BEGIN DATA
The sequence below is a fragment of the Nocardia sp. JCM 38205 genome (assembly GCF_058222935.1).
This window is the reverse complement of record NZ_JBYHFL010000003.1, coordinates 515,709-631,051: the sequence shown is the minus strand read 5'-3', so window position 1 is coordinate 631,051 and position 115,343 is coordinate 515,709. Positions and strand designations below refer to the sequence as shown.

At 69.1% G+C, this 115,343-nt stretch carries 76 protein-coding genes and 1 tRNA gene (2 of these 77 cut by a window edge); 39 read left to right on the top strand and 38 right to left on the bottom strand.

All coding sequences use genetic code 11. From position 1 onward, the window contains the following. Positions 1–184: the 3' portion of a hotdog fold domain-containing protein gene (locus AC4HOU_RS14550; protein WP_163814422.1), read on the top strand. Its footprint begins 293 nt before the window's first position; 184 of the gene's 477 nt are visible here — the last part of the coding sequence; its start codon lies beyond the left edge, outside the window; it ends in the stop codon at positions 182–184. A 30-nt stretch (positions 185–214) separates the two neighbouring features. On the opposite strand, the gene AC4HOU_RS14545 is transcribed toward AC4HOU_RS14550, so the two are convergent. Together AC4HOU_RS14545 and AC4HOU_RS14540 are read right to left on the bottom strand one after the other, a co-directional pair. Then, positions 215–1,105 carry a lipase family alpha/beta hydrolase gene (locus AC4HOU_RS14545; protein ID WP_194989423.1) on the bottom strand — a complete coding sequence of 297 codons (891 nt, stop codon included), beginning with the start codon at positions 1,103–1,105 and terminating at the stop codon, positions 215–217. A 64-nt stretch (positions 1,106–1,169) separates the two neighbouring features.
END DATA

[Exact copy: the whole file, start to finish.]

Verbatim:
The sequence below is a fragment of the Nocardia sp. JCM 38205 genome (assembly GCF_058222935.1).
This window is the reverse complement of record NZ_JBYHFL010000003.1, coordinates 515,709-631,051: the sequence shown is the minus strand read 5'-3', so window position 1 is coordinate 631,051 and position 115,343 is coordinate 515,709. Positions and strand designations below refer to the sequence as shown.

At 69.1% G+C, this 115,343-nt stretch carries 76 protein-coding genes and 1 tRNA gene (2 of these 77 cut by a window edge); 39 read left to right on the top strand and 38 right to left on the bottom strand.

All coding sequences use genetic code 11. From position 1 onward, the window contains the following. Positions 1–184: the 3' portion of a hotdog fold domain-containing protein gene (locus AC4HOU_RS14550; protein WP_163814422.1), read on the top strand. Its footprint begins 293 nt before the window's first position; 184 of the gene's 477 nt are visible here — the last part of the coding sequence; its start codon lies beyond the left edge, outside the window; it ends in the stop codon at positions 182–184. A 30-nt stretch (positions 185–214) separates the two neighbouring features. On the opposite strand, the gene AC4HOU_RS14545 is transcribed toward AC4HOU_RS14550, so the two are convergent. Together AC4HOU_RS14545 and AC4HOU_RS14540 are read right to left on the bottom strand one after the other, a co-directional pair. Then, positions 215–1,105 carry a lipase family alpha/beta hydrolase gene (locus AC4HOU_RS14545; protein ID WP_194989423.1) on the bottom strand — a complete coding sequence of 297 codons (891 nt, stop codon included), beginning with the start codon at positions 1,103–1,105 and terminating at the stop codon, positions 215–217. A 64-nt stretch (positions 1,106–1,169) separates the two neighbouring features.